• Immunotherapy as an Option for Cancer Treatment
    • Authors: Tillmann Rusch; Jagadeesh Bayry; Jens Werner; Ivan Shevchenko; Alexandr V. Bazhin
      Abstract: The progress in melanoma immunotherapy highlights the importance of immunotherapy for cancer treatment. Although the concept of immunotherapy emerged in the beginning of the twentieth century, the end of the century signaled the start of modern immunotherapy, which has recently allowed a staggering progress in the field of cancer immunotherapy. Currently, there is a wide variety of immunotherapeutic approaches and critical improvements are continually being made. Among different immunotherapeutic strategies, therapies based on the blockade of immune checkpoint molecules have shown unparalleled efficacy in late-stage cancer patients. Pre-clinical research using ex vivo and in vivo approaches demonstrates the promise of numerous novel strategies for the immunotherapy of cancer.
      PubDate: 2017-10-12
      DOI: 10.1007/s00005-017-0491-5
       
  • Correction to: Expanding Diversity and Common Goal of Regulatory T and B
           Cells. I: Origin, Phenotype, Mechanisms
    • Authors: Katarzyna Bocian; Ewelina Kiernozek; Joanna Domagała-Kulawik; Grażyna Korczak-Kowalska; Anna Stelmaszczyk-Emmel; Nadzieja Drela
      Abstract: The original article has been published without acknowledgment section. The acknowledgement section is given below for your reading.
      PubDate: 2017-10-10
      DOI: 10.1007/s00005-017-0490-6
       
  • The Effects of Intestinal Nematode L4 Stage on Mouse Experimental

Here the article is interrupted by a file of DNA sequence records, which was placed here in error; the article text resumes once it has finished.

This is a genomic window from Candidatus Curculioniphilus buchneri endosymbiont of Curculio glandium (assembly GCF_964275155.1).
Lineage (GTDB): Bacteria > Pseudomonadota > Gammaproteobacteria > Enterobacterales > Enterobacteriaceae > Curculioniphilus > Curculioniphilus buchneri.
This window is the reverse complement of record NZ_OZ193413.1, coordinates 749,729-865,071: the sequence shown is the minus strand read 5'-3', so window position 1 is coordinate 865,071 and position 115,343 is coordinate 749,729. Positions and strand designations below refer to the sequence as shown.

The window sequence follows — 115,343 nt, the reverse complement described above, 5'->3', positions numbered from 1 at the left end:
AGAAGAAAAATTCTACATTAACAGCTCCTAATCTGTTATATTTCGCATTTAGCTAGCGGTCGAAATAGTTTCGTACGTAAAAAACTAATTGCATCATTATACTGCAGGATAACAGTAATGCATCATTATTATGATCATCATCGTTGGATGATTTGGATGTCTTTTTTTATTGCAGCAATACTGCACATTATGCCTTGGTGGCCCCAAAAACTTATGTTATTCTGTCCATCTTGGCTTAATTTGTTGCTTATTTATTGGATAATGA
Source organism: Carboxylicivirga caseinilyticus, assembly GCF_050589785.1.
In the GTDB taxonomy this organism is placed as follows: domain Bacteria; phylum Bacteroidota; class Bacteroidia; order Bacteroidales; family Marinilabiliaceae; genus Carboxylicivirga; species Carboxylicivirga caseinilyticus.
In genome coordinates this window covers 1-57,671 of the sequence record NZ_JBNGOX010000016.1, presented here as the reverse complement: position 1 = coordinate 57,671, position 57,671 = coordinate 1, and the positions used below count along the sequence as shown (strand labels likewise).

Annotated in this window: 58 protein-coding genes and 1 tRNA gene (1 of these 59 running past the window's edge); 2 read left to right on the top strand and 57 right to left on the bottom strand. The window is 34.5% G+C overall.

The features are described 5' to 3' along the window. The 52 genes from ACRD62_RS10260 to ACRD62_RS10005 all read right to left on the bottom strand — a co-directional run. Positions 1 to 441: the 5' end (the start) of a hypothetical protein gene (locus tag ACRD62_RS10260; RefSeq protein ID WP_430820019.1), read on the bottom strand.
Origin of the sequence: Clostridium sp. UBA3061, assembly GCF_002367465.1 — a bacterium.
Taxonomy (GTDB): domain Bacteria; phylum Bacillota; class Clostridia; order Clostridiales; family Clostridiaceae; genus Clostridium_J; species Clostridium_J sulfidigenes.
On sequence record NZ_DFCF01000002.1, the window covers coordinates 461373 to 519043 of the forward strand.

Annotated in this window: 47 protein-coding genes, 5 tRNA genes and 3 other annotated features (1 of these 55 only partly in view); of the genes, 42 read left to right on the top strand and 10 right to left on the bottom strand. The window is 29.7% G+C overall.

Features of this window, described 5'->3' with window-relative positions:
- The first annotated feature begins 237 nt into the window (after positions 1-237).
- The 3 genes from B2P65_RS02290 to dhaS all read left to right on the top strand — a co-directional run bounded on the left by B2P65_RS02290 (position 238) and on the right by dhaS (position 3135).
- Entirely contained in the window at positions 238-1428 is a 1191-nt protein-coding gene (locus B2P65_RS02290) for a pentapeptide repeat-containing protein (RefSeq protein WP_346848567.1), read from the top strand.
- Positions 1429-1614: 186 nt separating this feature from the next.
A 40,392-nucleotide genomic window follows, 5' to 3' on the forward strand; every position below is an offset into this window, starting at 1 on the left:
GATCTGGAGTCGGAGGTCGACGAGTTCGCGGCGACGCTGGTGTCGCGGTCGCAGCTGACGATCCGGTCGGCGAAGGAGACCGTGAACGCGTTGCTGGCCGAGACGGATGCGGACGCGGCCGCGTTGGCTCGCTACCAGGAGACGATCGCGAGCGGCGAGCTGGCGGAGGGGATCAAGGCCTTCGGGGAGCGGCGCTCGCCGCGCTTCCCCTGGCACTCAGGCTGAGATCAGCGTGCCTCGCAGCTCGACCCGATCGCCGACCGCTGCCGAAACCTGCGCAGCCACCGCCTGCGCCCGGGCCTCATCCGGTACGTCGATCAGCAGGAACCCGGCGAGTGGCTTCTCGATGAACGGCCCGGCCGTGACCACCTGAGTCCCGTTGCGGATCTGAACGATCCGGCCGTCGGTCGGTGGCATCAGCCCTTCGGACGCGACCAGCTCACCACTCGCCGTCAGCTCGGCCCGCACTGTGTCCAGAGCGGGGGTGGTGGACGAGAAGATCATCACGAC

Autoimmune Encephalomyelitis
    • Authors: Katarzyna Donskow-Łysoniewska; Katarzyna Krawczak; Katarzyna Bocian; Maria Doligalska
      Abstract: Helminths use various immunomodulatory and anti-inflammatory strategies to evade immune attack by the host. During pathological conditions, these strategies alter the course of disease by reducing immune-mediated pathology. The study examines the therapeutic effect of the nematode L4 stage based on an in vivo model of multiple sclerosis, monophasic encephalomyelitis (EAE), induced by sensitization with MOG35–55 peptide in C57BL/6 female mice infected with the intestinal nematode Heligmosomoides polygyrus. The EAE remission was correlated with altered leukocyte number identified in the central nervous system (CNS), and temporary permeability of the blood–brain barrier at the histotrophic phase of infection. At 6 days post-infection, when the L4 stage had almost completely attenuated the clinical severity and pathological signs of EAE, CD25+ cell numbers expanded significantly, with parallel growth of CD8+ and CD4+, both CD25+Foxp3+ and CD25+Foxp3− subsets and alternatively activated macrophages. The phenotypic changes in distinct subsets of cerebrospinal fluid cells were correlated with an inhibited proliferative response of encephalitogenic T cells and elevated levels of nerve growth factor and TGF-β. These results enhance our understanding of mechanisms involved in the inhibition of immune responses in the CNS during nematode infection.